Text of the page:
I switched to organic toiletries (I simply bought anything that had “organic” in its name). I didn’t wear anything leather, although I missed my leather kikay purse.
But the day came when I realized it was all for naught. I passed the building where our volunteer organization had an office. He would always be there in the afternoon. I was going to ask him out (I know, revolutionary, eh!).
Dry as a bone
I dialed his number on my phone, and after a few tries, he finally answered. I asked him if he would like to have a burger with me. Nothing grand, but I had heard of this store where they served meat-free burgers.
He said he couldn’t go out because it was raining hard. I thought I heard a female voice in the background, so I immediately took the hint and said it was all right. Outside the building, the sky was blue and cloudless, and I was standing there, dry as a bone.
Feeling a little angry, I decided I would take the burgers to him. If you can’t take Mohammed to the mountains, take the mountains to Mohammed. Besides, I really wanted to meet the girl. So, armed with three vegetarian burgers, I stormed our office with the determination of a Parisian about to overthrow the monarchy of France. No girl in sight. He wasn’t even there.
That day, I found myself snacking on three burgers, laughing at myself. And shedding some tears, too. I decided that I had had enough of this crap, and looked forward to a trip to Boracay at the end of the semester.
To forget him, and to ease myself through the process of forgetting, I quickly changed everything on my playlist. Taylor Swift was the first victim of my delete key. I gave away all the organic products I had, and the maids in the neighborhood were the biggest beneficiaries.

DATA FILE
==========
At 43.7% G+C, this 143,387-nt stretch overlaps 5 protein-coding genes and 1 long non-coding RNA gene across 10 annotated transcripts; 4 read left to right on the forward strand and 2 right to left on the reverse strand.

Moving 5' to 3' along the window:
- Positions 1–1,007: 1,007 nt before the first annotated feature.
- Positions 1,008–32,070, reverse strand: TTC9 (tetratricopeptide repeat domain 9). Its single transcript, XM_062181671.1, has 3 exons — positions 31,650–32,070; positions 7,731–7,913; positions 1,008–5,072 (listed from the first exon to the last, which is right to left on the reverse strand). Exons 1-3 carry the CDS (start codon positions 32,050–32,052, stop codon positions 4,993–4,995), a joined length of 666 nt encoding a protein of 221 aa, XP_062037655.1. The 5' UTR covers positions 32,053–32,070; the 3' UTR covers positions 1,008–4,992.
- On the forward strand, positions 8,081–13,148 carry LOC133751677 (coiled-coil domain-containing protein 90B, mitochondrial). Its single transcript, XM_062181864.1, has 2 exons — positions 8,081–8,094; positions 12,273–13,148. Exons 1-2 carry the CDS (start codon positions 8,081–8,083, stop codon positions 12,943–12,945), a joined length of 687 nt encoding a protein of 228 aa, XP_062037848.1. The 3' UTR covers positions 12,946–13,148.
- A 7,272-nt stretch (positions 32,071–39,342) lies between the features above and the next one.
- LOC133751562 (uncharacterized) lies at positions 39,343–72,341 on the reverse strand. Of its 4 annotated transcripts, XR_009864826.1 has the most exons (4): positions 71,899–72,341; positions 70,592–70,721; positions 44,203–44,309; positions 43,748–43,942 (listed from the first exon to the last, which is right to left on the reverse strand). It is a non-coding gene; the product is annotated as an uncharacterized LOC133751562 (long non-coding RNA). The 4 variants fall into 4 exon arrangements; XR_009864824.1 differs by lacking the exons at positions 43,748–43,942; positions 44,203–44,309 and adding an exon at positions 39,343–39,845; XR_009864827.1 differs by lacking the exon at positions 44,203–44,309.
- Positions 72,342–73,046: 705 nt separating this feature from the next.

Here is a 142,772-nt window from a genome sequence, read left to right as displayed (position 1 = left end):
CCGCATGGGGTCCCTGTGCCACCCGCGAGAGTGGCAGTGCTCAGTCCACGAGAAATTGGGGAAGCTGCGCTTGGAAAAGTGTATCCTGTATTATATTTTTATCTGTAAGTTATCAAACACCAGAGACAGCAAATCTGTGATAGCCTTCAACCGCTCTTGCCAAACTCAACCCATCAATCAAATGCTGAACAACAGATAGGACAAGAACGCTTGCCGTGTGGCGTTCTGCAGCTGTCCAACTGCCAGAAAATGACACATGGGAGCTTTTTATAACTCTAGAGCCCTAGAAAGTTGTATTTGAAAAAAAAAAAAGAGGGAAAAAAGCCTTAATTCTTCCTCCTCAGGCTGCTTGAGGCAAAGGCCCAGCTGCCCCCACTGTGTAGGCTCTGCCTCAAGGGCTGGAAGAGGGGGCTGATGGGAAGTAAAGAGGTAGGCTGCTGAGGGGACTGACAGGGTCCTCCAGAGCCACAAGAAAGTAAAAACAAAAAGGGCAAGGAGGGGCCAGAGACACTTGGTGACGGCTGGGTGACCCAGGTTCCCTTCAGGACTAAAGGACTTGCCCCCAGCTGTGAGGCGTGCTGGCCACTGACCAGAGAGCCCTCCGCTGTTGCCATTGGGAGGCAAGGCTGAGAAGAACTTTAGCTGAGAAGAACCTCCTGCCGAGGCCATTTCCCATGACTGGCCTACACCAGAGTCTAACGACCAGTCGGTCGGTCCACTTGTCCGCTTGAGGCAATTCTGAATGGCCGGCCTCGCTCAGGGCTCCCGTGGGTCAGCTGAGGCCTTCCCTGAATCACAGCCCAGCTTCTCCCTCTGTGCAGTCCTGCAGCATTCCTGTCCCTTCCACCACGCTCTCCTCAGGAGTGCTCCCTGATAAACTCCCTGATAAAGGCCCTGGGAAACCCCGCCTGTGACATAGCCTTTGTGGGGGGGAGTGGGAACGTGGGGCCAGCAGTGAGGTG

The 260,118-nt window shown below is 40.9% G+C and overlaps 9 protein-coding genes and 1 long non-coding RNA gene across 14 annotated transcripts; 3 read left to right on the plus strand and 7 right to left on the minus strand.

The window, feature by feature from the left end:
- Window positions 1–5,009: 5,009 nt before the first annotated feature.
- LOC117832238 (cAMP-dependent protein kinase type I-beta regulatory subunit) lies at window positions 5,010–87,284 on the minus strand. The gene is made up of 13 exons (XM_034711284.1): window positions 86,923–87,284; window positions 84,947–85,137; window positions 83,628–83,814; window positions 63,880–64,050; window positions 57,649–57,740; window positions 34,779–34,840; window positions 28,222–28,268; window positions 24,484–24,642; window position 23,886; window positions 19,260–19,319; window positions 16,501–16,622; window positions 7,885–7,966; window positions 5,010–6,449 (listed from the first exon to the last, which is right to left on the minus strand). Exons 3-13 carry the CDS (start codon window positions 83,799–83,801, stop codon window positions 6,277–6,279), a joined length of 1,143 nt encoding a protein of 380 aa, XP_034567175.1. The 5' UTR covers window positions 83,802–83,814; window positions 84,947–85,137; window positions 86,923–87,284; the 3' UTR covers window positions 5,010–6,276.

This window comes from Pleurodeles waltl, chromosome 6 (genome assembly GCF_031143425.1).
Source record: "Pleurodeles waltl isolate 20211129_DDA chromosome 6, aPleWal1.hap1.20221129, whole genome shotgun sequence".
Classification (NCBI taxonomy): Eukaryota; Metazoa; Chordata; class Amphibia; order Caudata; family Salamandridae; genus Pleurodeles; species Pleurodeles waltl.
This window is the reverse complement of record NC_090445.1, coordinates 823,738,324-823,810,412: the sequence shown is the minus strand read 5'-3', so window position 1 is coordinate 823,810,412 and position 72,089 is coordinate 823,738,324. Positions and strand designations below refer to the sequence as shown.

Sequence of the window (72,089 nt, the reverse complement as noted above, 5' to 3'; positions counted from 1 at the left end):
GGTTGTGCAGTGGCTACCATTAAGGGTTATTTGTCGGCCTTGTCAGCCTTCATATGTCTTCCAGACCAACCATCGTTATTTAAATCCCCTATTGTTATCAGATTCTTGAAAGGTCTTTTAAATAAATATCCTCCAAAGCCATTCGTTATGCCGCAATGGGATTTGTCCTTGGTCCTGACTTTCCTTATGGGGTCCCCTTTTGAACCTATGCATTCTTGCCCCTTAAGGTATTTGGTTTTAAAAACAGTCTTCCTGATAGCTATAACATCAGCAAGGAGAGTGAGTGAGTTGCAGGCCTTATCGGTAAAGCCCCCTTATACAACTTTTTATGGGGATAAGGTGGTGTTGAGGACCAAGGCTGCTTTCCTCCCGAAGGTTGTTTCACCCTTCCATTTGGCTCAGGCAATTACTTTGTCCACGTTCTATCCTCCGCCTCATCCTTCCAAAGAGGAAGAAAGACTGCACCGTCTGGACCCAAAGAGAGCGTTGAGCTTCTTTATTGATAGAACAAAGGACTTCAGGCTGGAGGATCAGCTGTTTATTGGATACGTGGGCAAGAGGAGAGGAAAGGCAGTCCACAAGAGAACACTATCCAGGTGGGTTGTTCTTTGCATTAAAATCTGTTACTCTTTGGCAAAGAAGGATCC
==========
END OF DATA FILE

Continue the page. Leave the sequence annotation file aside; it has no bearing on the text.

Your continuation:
I put my pink feathered pen in a drawer that I seldom used because it reminded me of the day I first met him. I cleared all the reading stuff he gave me, like clippings of Al Gore warning against climate change. I think I even tore some when I felt dramatic.
I touted my leather purse again, like an old friend I hadn’t seen in a long time. I began using plastic straw. I tried cheering myself up while gossiping on afternoons with friends at Happy Lemon (before it became too mainstream). I tried to see him as little as possible. Heck, I even joined another organization! I poured myself into studying, like the scorned lover that I was.
Getting busy, I now realize, is the easiest way to move on from anything.
It was the opening of the second semester when I talked to him again. I was a little tan from a week in Boracay. He asked me how my vacation was. I faked a smile, and told him it was all right. I didn’t tell him about the burger thing, or about the nights I cried myself to sleep over whether I should delete his number or not.
It was a little painful that he didn’t even seem to be aware I didn’t text him over the sem break. Our conversation was brief. He still had the easy smile and those chinky eyes. His Chuck Taylors were still running thin in the soles. His jeans were still faded. I watched him walk away from me. He wasn’t alone for long. A girl walked beside him soon enough, holding his hand as they went to their class.
I turned around and walked to my first class, happy and sad at the same time. I realized that holding on to something that is not meant to be is like trying to live “forever young.” Happy, because I knew I could survive. Sad, because I knew my first love could never be mine.